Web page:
FNE at Berlinale 2019: Review: Mr Jones

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FNE at Berlinale 2019: Review: Mr Jones Robert Palka / Film Produkcja

BERLIN: Veteran Polish director Agnieszka Holland delivers a strong Berlin competition entry with Mr Jones a Polish, UK, Ukrainian coproduction that is sure to draw widespread attention because of the true story it’s based on as well as the renown of its director.

Welsh journalist Gareth Jones played by James Norton experiences first hand the famine in Ukraine in 1933 a tragedy that was a triggered by Stalin’s policies. But the story is being hushed up.  Jones is determined to make the truth known to the world at large.

Jones is nothing if not ambitious and he had already become famous by working as an advisor to British statesman David Lloyd George played by Kenneth Cranham and encountering Adolf Hitler and Joseph Goebbels. Jones tried to sound the alarm about the dangers of the Nazis but no one is ready to listen. But his work for Lloyd George leads to an invitation to work as a journalist in communist Moscow.

While most of the Western journalists live comfortably and well in Moscow, in 1933, Welsh journalist Jones hears about the famine in the Ukraine and decides to take a train from Moscow to Kharkov in the Ukraine, then part of the communist USSR. When he disembarks at a small station and sets off through the country he experiences the horrors of the famine that is underway in this rural area.  The starving and the dead are everywhere, the horror of what is happening overwhelms him. But this catastrophe is man-made.  It is the product of Stalin’s forced collectivisation of the land and the agriculture.

Controlling everything are the Soviet secret service agents who are determined to prevent news about the famine from getting out to the general public. Stalin’s policies are tantamount to mass murder. Supported by Ada Brooks, a New York Times reporter, played by Vanessa Kirby,  Jones is determined to report what he sees.  He succeeds in spreading the shocking news in the West.  But he has a powerful rival, the Pulitzer Prize-winning, pro-Stalin journalist Walter Duranty, played by Peter Sarsgaard.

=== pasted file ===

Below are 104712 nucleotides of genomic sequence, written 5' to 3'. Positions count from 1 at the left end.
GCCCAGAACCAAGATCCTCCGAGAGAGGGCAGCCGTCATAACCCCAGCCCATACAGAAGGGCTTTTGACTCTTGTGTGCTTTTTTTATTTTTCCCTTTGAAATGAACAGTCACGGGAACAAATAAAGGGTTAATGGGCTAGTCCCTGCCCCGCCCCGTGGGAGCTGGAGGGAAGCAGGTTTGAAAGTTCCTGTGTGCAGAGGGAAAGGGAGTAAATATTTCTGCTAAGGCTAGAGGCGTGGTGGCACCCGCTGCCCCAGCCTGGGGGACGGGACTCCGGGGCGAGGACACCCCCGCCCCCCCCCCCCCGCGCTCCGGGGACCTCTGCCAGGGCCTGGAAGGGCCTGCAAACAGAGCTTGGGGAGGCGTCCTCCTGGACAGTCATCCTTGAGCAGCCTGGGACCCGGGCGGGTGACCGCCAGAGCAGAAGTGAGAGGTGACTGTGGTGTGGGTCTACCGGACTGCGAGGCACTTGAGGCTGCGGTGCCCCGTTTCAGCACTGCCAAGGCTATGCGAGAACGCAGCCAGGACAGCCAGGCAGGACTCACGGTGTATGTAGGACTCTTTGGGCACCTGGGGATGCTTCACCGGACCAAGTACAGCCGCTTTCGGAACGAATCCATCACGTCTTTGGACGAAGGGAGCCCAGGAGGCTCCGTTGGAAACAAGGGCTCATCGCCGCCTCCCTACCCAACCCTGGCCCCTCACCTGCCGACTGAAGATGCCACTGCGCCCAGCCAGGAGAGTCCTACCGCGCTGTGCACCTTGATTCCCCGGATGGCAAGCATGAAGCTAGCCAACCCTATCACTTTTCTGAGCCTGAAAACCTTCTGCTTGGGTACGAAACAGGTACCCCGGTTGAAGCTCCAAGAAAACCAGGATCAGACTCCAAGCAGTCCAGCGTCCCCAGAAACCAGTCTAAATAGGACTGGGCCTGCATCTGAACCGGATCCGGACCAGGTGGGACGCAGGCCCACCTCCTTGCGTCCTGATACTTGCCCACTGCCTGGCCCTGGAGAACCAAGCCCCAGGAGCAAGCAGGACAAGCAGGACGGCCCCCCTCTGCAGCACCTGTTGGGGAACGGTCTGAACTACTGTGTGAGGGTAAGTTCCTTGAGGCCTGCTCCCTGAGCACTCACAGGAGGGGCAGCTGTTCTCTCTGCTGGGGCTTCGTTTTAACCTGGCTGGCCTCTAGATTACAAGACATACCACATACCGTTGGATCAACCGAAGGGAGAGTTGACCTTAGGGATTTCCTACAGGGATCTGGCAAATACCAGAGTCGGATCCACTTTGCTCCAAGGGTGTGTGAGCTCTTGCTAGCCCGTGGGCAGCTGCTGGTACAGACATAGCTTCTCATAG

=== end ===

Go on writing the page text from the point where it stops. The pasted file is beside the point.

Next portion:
This is a powerful story that remains a political point of contention even today.  While Stalin was an ethnic Georgian and the USSR encompassed all the republics of the Soviet Union, not just Russia, the tragedy of the 1932-1933 famine in the Ukraine known as the Holodomor still provokes conflicts between Russia and Ukraine. 

The most moving part of Holland’s film is the journey Jones makes across the frozen and hungry Ukraine.  The horrors he witnesses amount to nothing short of genocide and comparisons with the German Holocaust comes to mind.  Making the story even more powerful is the fact that the Holodomor is much less well known historically in the West than the Holocaust.  Jones brought this story to the West but during the time of the Soviet Union it continued to be surpressed.

Given such a powerful and dramatic storyline it is somewhat surprising that Holland has introduced the subtext of the connection between Jones and George Orwell’s Animal Farm. While Orwell’s encounter with Jones is said to have inspired his Animal Farm this theme which runs through the film really does not add much the main story and the viewers are left scratching their heads as to why it is included.

This is a dynamic story and it is sure to get wide distribution but this is a case where straight-forward story-telling and cutting back on some of the sub-texts would have resulted in a better film.

Mr. Jones (Poland, UK, Ukraine)
Directed by Agnieszka Holland
Produced by Film Produkcja www.filmprodukcja.com and Studio Orka www.orkafilm.pl
Coproduced by Crab Apple Films, FILM.UA Group, Mandants (Poland) www.madants.pl
Supported by the Polish Film Institute www.pisf.pl , Krakowskie Biuro Festiwalowe, the Ukrainian State Agency
Cast: James Norton, Vanessa Kirby, Peter Sarsgaard, Joseph Mawle, Fenella Woolgar